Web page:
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Wednesday, August 12, 2009

Can Good Food Be Cheap?

I, like so many other hungry Americans, am broke. My wallet is not just empty, my bank accounts not just zeroed out, but my pride is slowly leaking down the drain as well. Money is tighter than ever, and my biggest fear is being realized--no more fancy eats. Gone are the days of filet mignon, fresh ripe mangosteen and lychee, and wedges of Spanish manchego and French Brie. I'm barely able to afford the organic, free range chicken that I've come to consider a "must-have" after reading about the horrible happenings in the poultry industry of America. Our family's debt has reached it's boiling point - we cannot get any hotter than this. So, in an effort to scale back, I am trying to rethink what it means to eat well. Does good food equal exorbitant cost? Can good food be cheap?

I grew up in a typical American home where the standards, Spaghettios, Ramen, Hamburger Helper etc. were always on hand. When I left home I knew I would never, ever, eat those foods again. Not only are they nutritionally inferior to fresh food, but on a personal level, they don't taste that good either. For the most part, I've been successful in avoiding the canned and boxed food trap. Convenience food is limited in our home to frozen pizzas, microwave popcorn, instant oatmeal, cereal and bagged chips. Other than that, I make it. (And before my sabbatical from restaurants and fast-food joints, we would go out to eat it.) Now, as I am trying to find ways to feed the family on a smaller budget, my options seem limited. It is definitely cheaper to eat poor quality food, but what if I want to eat delicious, fresh food without spending a small fortune?

I am one of those people who support the organic food movement. I do feel that the word organic has been manipulated by mega-corporations to get the average grocery shopper to buy a pricier product in the belief that they are doing something good for themselves and the environment. However, any food made with minimal processing and no chemical additives is definitely better for the body than not. The only problem with organic is that it's expensive. Take bananas. I can buy a stalk of bananas for about $0.45 a lb. However, if I want organic bananas (and this means they are not only grown without pesticides, but they are not pumped with Ethylene to ripen them quicker) I have to pay nearly three times that amount, $1.20 a lb. For the organic chicken breasts I buy, I am paying a whopping $6.99 a lb! That's right! For two chicken breasts (an average pack) I usually pay about $7.50. That's pricey for anyone, especially the average blue-collared shopper like me.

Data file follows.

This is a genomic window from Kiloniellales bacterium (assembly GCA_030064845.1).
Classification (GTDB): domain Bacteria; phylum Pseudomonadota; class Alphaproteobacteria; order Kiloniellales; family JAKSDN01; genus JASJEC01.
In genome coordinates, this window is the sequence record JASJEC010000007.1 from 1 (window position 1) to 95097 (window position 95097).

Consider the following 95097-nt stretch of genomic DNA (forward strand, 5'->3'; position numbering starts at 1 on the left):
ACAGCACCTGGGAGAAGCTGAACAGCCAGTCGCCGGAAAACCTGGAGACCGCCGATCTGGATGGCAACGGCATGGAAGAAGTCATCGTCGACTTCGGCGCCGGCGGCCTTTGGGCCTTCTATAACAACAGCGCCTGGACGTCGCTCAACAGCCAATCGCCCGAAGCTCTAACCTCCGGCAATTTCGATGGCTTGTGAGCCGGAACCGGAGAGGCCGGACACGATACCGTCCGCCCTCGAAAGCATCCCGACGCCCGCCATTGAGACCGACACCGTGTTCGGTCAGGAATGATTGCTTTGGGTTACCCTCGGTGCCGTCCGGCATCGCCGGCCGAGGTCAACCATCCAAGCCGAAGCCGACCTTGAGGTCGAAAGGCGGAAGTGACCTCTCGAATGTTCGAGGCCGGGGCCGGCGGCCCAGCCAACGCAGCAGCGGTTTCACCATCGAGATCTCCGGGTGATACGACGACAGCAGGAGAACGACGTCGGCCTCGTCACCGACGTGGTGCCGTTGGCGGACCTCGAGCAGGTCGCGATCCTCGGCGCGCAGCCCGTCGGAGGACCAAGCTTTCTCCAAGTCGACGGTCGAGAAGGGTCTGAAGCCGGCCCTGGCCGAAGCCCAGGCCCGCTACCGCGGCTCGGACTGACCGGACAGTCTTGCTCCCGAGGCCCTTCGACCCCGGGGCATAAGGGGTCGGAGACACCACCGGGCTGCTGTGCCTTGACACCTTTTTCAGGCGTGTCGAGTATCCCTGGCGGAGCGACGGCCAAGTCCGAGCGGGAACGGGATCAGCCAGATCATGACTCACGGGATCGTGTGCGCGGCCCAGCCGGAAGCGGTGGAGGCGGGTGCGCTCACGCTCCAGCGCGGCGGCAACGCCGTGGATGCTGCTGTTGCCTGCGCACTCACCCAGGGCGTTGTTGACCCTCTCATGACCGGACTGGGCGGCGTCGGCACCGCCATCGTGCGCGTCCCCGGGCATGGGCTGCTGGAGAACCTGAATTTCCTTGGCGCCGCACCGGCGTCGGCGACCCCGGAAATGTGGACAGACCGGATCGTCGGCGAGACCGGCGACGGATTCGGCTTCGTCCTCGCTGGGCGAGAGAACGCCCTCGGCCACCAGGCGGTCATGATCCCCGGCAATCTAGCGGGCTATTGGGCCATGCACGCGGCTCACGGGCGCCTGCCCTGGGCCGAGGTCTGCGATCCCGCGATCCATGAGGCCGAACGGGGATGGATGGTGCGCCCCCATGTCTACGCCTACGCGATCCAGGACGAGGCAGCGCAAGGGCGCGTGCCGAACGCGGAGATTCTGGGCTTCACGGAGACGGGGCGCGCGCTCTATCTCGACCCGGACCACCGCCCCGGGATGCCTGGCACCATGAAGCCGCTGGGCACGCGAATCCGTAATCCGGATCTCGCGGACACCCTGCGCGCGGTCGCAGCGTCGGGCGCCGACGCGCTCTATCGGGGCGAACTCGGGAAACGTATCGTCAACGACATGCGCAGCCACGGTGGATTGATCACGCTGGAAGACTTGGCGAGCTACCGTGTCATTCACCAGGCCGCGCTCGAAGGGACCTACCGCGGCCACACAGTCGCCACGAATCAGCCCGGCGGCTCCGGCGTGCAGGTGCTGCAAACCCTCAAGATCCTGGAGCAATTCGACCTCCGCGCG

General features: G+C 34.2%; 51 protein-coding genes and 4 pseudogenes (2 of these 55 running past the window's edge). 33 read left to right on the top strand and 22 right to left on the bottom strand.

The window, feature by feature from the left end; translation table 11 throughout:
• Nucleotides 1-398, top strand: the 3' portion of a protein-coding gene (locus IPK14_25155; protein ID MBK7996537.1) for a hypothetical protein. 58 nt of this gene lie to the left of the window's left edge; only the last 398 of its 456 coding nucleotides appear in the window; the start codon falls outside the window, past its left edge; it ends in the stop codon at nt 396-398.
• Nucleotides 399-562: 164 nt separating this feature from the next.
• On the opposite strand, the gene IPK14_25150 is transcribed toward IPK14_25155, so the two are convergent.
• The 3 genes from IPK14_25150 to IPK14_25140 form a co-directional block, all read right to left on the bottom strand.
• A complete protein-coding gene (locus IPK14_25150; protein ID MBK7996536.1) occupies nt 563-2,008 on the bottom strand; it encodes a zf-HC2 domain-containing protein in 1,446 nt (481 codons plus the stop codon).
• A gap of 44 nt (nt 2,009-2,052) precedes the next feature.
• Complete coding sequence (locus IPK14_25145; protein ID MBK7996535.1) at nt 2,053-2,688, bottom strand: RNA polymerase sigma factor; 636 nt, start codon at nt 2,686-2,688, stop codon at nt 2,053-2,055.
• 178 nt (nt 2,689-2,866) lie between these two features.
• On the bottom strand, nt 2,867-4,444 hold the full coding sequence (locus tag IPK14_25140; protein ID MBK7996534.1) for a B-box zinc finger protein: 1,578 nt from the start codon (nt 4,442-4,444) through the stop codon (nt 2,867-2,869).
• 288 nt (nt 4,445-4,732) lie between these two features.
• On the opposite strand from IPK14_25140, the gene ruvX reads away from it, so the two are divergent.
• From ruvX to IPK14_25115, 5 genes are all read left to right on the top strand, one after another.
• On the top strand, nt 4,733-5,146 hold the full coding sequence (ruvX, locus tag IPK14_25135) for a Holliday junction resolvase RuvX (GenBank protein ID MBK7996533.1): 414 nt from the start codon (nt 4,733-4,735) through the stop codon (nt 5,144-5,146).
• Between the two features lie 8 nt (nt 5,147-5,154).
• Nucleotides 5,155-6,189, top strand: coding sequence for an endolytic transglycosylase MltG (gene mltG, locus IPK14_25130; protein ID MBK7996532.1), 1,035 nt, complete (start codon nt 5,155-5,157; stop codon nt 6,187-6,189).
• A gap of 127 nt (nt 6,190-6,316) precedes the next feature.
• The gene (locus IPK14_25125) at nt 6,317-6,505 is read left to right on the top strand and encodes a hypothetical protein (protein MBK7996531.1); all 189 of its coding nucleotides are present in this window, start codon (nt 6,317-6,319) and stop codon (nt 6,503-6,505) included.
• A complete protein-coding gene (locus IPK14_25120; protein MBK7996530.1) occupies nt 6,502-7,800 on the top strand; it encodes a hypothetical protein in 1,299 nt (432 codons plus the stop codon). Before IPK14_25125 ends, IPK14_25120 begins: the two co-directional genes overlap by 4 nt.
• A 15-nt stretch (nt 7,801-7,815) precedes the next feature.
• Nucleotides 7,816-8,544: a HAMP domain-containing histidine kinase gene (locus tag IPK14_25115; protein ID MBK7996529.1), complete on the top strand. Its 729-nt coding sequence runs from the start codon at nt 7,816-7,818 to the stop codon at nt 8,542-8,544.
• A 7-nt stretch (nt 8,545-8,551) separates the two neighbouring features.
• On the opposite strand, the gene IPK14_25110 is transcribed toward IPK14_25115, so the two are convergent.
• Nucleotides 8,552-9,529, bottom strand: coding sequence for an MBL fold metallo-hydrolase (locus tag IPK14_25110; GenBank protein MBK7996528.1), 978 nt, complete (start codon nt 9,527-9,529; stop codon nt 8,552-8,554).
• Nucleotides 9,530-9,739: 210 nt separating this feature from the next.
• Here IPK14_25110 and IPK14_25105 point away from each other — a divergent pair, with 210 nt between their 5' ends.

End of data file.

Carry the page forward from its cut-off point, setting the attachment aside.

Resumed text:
So how on earth is anyone in this economy supposed to cook the food delights of Bobby Flay or Ina Garten when their income to spending ratio is smaller than ever? I would love to make lobster pot-pie Ina, and Thai grilled shrimp salad with some fancy cocktail Bobby, but frankly, I can't afford it. As it is, I am spending, for a family of four, around $800 a month on groceries. This number doesn't just need to go down, it must. Now remember, I live in Hawaii, and it is more expensive here than on the "mainland" of the U.S., and I also buy high-quality, often organic food.

My main concern is that I don't want my children (or myself!) to eat nutritionally deficient crap. So I open the door to my readers and hope that someone out there knows the answer to this provocative question. Can good food be cheap? Can the average shopper eat high-quality food for a fraction of the cost? Do you have any tips, tricks or secrets that can enlightened the grocery-disabled? I'm excited to hear what you have to say.


Christy said...

I wish I had any useful tips for you... we cook for so many that we buy in bulk at Costco.

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